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Human Neural Stem Cell Replacement Therapy for Amyotrophic Lateral Sclerosis by Spinal Transplantation

  • Michael P. Hefferan,

    Affiliation Neuroregeneration Laboratory, Department of Anesthesiology, University of California San Diego, La Jolla, California, United States of America

  • Jan Galik,

    Affiliations Institute of Neurobiology, Slovak Academy of Sciences, Košice, Slovakia, Institute of Biology and Ecology, Faculty of Science, Pavol Jozef Safarik University, Košice, Slovakia

  • Osamu Kakinohana,

    Affiliation Neuroregeneration Laboratory, Department of Anesthesiology, University of California San Diego, La Jolla, California, United States of America

  • Gabriela Sekerkova,

    Affiliation Department of Cell and Molecular Biology, Feinberg School of Medicine, Northwestern University, Chicago, Illinois, United States of America

  • Camila Santucci,

    Affiliation Neuroregeneration Laboratory, Department of Anesthesiology, University of California San Diego, La Jolla, California, United States of America

  • Silvia Marsala,

    Affiliation Neuroregeneration Laboratory, Department of Anesthesiology, University of California San Diego, La Jolla, California, United States of America

  • Roman Navarro,

    Affiliation Neuroregeneration Laboratory, Department of Anesthesiology, University of California San Diego, La Jolla, California, United States of America

  • Marian Hruska-Plochan,

    Affiliations Neuroregeneration Laboratory, Department of Anesthesiology, University of California San Diego, La Jolla, California, United States of America, Institute of Animal Physiology and Genetics, Academy of Sciences of the Czech Republic, Libechov, Czech Republic, Department of Cell Biology, Faculty of Science, Charles University in Prague, Prague, Czech Republic

  • Karl Johe,

    Affiliation Neuralstem Inc, Rockville, Maryland, United States of America

  • Eva Feldman,

    Affiliation Department of Neurology, University of Michigan, Ann Arbor, Michigan, United States of America

  • Don W. Cleveland,

    Affiliation Ludwig Institute and Department of Cellular and Molecular Medicine, School of Medicine, University of California San Diego, La Jolla, California, United States of America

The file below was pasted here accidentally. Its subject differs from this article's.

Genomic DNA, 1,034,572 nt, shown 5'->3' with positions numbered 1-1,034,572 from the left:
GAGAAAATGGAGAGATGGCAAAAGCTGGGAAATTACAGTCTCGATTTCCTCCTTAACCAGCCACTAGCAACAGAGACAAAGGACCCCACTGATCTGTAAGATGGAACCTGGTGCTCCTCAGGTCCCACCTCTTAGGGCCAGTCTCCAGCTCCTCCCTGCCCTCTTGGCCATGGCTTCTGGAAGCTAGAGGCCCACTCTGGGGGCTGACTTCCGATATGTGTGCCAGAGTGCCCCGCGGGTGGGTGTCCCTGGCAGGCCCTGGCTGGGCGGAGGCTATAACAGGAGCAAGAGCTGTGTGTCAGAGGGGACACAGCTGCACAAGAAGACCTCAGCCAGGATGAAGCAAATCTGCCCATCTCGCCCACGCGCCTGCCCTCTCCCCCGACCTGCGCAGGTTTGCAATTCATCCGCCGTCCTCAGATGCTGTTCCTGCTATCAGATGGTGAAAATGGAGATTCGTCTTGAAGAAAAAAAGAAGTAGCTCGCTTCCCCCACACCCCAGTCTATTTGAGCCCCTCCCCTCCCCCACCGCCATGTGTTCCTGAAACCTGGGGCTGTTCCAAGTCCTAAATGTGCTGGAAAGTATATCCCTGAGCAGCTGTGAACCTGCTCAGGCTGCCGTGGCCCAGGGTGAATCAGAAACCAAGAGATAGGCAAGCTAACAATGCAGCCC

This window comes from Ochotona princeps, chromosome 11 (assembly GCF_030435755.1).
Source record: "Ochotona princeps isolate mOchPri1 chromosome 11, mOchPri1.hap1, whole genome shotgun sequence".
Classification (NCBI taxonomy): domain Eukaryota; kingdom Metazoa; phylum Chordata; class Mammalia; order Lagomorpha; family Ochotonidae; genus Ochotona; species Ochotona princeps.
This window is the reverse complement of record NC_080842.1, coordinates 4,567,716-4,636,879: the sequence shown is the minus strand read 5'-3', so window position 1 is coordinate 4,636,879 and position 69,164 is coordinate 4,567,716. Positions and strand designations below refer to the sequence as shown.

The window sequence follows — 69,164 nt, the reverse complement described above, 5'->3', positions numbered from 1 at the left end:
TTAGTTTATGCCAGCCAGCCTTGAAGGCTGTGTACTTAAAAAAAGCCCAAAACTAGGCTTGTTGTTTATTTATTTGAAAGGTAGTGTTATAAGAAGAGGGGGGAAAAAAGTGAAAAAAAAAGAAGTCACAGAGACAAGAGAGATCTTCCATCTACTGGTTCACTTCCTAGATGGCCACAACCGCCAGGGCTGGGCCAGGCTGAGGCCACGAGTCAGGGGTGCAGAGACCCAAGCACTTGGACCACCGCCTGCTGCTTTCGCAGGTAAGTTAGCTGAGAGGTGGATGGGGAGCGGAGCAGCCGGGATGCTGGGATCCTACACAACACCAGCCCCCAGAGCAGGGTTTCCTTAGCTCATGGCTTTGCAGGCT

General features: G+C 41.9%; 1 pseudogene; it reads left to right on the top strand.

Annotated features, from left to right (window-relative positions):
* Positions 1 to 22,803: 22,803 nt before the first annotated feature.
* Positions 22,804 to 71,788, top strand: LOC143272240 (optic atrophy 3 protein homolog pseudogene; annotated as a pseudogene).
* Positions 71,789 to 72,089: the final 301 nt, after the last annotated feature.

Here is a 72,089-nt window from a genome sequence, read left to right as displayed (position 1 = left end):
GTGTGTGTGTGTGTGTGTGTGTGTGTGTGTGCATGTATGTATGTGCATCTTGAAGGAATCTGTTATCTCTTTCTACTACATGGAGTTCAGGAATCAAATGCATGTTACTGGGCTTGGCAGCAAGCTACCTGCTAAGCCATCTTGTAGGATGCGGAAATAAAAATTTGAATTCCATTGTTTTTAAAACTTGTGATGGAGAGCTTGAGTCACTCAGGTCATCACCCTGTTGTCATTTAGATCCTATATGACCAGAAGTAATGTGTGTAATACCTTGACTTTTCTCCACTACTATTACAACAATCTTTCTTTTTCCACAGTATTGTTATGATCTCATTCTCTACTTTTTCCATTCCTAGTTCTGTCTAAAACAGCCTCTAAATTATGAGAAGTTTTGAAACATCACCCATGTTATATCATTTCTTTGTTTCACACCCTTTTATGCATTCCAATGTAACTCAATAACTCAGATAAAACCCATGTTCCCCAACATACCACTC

• Martin Marsala

    Affiliations Neuroregeneration Laboratory, Department of Anesthesiology, University of California San Diego, La Jolla, California, United States of America, Institute of Neurobiology, Slovak Academy of Sciences, Košice, Slovakia



Mutation in the ubiquitously expressed cytoplasmic superoxide dismutase (SOD1) causes an inherited form of Amyotrophic Lateral Sclerosis (ALS). Mutant synthesis in motor neurons drives disease onset and early disease progression. Previous experimental studies have shown that spinal grafting of human fetal spinal neural stem cells (hNSCs) into the lumbar spinal cord of SOD1G93A rats leads to a moderate therapeutical effect as evidenced by local α-motoneuron sparing and extension of lifespan. The aim of the present study was to analyze the degree of therapeutical effect of hNSCs once grafted into the lumbar spinal ventral horn in presymptomatic immunosuppressed SOD1G93A rats and to assess the presence and functional integrity of the descending motor system in symptomatic SOD1G93A animals.

Methods/Principal Findings

Presymptomatic SOD1G93A rats (60–65 days old) received spinal lumbar injections of hNSCs. After cell grafting, disease onset, disease progression and lifespan were analyzed. In separate symptomatic SOD1G93A rats, the presence and functional conductivity of descending motor tracts (corticospinal and rubrospinal) was analyzed by spinal surface recording electrodes after electrical stimulation of the motor cortex. Silver impregnation of lumbar spinal cord sections and descending motor axon counting in plastic spinal cord sections were used to validate morphologically the integrity of descending motor tracts. Grafting of hNSCs into the lumbar spinal cord of SOD1G93A rats protected α-motoneurons in the vicinity of grafted cells, provided transient functional improvement, but offered no protection to α-motoneuron pools distant from grafted lumbar segments. Analysis of motor-evoked potentials recorded from the thoracic spinal cord of symptomatic SOD1G93A rats showed a near complete loss of descending motor tract conduction, corresponding to a significant (50–65%) loss of large caliber descending motor axons.


These data demonstrate that in order to achieve a more clinically-adequate treatment, cell-replacement/gene therapy strategies will likely require both spinal and supraspinal targets.